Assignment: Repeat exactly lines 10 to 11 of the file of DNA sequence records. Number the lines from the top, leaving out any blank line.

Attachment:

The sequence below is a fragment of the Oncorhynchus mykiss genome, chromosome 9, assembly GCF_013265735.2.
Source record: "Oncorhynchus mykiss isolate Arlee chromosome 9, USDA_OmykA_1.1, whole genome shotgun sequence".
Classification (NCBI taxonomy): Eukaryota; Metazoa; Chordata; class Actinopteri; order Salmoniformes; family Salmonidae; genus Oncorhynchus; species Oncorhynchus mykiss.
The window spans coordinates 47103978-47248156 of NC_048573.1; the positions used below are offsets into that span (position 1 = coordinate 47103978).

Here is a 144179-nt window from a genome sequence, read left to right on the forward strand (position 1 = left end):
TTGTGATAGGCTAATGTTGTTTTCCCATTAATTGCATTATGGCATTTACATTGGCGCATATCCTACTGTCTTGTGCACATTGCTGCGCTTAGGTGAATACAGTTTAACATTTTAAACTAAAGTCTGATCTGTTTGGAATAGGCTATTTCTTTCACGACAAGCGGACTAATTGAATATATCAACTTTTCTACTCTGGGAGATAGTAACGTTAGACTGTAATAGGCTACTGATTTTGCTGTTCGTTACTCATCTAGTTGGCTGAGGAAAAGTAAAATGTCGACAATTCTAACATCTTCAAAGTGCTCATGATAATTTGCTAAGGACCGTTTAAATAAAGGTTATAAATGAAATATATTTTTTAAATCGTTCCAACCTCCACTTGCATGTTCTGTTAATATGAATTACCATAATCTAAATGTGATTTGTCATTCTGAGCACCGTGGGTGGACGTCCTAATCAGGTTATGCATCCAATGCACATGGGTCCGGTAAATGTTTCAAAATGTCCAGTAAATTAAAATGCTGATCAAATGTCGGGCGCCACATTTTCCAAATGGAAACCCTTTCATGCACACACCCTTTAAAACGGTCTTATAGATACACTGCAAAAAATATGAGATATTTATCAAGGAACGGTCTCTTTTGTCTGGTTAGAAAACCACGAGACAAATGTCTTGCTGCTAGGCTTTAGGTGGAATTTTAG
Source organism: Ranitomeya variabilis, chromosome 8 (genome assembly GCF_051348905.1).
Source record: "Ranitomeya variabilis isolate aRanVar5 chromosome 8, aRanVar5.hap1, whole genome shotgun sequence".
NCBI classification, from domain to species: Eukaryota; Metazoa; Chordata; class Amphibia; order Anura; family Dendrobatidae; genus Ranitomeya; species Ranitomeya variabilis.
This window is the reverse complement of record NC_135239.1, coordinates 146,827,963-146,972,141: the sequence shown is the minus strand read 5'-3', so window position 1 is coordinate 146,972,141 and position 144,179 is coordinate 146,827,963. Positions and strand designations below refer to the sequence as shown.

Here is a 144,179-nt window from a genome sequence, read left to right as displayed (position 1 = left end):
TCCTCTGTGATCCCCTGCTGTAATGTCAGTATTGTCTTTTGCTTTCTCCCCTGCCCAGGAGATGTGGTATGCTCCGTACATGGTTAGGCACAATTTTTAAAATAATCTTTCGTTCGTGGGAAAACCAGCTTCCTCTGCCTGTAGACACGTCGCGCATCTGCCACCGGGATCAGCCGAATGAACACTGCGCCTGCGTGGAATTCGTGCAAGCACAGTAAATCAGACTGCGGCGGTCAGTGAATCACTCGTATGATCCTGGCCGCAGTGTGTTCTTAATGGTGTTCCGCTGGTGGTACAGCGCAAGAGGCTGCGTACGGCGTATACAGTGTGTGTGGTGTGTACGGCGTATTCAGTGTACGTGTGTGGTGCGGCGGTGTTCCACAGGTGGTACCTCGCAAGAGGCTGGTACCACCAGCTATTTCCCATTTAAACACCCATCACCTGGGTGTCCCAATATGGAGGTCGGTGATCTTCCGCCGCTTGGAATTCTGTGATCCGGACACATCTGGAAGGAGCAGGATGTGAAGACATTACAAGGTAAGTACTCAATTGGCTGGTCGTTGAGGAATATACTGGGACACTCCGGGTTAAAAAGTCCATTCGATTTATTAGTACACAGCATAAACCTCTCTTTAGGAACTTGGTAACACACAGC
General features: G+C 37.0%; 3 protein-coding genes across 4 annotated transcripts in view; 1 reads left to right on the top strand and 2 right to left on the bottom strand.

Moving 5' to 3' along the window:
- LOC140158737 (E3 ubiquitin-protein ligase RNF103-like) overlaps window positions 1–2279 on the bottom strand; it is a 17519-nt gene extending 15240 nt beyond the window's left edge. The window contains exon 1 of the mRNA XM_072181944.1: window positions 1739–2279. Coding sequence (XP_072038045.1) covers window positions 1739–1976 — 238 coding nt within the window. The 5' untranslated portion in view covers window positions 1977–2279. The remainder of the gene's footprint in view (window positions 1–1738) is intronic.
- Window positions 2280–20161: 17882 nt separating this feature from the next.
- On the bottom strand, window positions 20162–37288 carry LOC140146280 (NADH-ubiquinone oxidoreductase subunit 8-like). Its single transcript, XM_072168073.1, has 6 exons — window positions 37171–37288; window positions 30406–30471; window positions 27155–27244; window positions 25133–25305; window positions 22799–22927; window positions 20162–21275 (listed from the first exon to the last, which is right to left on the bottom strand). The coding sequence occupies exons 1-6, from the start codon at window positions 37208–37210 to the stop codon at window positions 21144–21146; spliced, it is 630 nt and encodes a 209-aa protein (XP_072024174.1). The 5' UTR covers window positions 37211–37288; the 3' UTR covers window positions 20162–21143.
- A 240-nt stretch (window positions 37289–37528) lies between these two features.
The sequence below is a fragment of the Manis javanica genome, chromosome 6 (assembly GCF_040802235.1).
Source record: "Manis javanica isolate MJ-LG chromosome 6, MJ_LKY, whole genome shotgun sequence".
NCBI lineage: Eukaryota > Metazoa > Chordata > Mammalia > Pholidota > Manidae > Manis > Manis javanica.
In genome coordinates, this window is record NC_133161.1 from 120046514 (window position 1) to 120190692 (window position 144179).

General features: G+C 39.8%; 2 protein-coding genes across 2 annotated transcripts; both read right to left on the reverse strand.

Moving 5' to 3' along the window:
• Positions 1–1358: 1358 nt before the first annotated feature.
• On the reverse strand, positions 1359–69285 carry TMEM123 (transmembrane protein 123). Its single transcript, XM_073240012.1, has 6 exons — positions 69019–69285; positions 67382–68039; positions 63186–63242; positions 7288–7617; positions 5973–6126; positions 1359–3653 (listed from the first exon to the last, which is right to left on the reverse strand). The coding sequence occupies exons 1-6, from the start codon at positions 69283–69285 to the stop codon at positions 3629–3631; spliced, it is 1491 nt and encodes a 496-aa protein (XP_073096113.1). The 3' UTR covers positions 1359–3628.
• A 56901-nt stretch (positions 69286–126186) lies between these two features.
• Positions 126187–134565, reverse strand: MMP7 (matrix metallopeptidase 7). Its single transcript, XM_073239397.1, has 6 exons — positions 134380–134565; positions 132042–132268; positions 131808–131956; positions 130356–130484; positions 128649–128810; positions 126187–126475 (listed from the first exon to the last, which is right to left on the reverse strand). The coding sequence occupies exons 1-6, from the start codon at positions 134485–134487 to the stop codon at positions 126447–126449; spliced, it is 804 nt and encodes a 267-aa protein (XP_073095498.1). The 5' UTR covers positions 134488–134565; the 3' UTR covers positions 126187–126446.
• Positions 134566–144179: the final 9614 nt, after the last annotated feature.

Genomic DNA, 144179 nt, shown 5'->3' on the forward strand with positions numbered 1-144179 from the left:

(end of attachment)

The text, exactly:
This window is the reverse complement of record NC_135239.1, coordinates 146,827,963-146,972,141: the sequence shown is the minus strand read 5'-3', so window position 1 is coordinate 146,972,141 and position 144,179 is coordinate 146,827,963. Positions and strand designations below refer to the sequence as shown.

Here is a 144,179-nt window from a genome sequence, read left to right as displayed (position 1 = left end):